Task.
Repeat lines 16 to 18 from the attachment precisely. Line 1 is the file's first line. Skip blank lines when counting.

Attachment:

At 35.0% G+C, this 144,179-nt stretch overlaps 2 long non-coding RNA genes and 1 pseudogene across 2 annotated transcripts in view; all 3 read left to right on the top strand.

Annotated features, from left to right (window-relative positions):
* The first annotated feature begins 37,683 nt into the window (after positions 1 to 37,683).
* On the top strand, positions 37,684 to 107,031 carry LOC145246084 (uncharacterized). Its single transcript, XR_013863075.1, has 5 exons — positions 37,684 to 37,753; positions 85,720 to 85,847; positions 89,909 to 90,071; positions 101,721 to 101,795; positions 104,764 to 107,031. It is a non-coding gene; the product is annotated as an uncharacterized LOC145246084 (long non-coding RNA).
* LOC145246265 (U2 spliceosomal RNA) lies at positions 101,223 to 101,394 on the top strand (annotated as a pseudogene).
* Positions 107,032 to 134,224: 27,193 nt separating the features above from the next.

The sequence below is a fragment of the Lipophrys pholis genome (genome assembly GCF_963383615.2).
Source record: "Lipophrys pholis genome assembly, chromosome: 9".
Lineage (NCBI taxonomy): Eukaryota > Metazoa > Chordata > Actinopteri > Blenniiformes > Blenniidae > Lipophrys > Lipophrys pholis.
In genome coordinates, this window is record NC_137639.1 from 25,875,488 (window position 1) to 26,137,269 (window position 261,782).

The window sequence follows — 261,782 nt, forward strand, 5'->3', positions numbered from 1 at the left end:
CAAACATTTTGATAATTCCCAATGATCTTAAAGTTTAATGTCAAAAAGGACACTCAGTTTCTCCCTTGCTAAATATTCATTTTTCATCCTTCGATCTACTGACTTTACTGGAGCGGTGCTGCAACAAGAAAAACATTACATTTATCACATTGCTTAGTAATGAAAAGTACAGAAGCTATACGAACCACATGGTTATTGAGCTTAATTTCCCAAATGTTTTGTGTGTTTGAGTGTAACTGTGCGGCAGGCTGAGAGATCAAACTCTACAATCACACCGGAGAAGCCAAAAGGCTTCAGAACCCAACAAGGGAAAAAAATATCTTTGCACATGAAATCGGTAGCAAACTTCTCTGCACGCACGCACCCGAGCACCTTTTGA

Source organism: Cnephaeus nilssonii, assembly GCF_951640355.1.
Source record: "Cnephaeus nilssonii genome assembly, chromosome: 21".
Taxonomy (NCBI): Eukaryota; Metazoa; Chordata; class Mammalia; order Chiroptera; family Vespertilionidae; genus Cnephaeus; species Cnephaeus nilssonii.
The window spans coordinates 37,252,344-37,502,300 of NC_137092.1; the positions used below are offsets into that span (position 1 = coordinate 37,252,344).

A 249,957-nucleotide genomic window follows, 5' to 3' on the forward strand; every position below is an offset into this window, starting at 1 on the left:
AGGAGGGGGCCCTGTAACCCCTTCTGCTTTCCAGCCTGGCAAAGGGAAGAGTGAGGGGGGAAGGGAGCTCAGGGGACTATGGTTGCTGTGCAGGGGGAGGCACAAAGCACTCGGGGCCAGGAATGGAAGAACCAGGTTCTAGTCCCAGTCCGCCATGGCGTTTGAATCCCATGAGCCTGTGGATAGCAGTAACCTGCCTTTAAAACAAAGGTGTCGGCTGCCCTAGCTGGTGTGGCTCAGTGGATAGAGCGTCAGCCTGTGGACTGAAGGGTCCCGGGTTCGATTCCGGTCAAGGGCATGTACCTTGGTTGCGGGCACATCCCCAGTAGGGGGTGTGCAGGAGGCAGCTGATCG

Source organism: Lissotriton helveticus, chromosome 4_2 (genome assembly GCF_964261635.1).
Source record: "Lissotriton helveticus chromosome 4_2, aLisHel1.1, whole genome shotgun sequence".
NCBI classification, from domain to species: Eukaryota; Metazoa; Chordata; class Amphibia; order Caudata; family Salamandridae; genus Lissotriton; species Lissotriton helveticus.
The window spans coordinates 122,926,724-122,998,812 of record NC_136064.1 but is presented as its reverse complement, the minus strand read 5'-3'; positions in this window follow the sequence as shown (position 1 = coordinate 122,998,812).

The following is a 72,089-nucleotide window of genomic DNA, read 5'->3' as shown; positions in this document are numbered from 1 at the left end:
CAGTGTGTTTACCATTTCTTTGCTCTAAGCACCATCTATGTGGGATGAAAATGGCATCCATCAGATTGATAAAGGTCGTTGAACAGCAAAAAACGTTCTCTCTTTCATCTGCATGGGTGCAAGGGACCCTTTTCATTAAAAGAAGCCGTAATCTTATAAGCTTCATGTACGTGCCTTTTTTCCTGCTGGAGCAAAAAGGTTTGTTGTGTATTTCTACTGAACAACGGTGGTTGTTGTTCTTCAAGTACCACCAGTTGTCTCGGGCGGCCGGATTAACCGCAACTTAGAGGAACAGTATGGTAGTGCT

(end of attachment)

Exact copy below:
The window spans coordinates 37,252,344-37,502,300 of NC_137092.1; the positions used below are offsets into that span (position 1 = coordinate 37,252,344).

A 249,957-nucleotide genomic window follows, 5' to 3' on the forward strand; every position below is an offset into this window, starting at 1 on the left:
AGGAGGGGGCCCTGTAACCCCTTCTGCTTTCCAGCCTGGCAAAGGGAAGAGTGAGGGGGGAAGGGAGCTCAGGGGACTATGGTTGCTGTGCAGGGGGAGGCACAAAGCACTCGGGGCCAGGAATGGAAGAACCAGGTTCTAGTCCCAGTCCGCCATGGCGTTTGAATCCCATGAGCCTGTGGATAGCAGTAACCTGCCTTTAAAACAAAGGTGTCGGCTGCCCTAGCTGGTGTGGCTCAGTGGATAGAGCGTCAGCCTGTGGACTGAAGGGTCCCGGGTTCGATTCCGGTCAAGGGCATGTACCTTGGTTGCGGGCACATCCCCAGTAGGGGGTGTGCAGGAGGCAGCTGATCG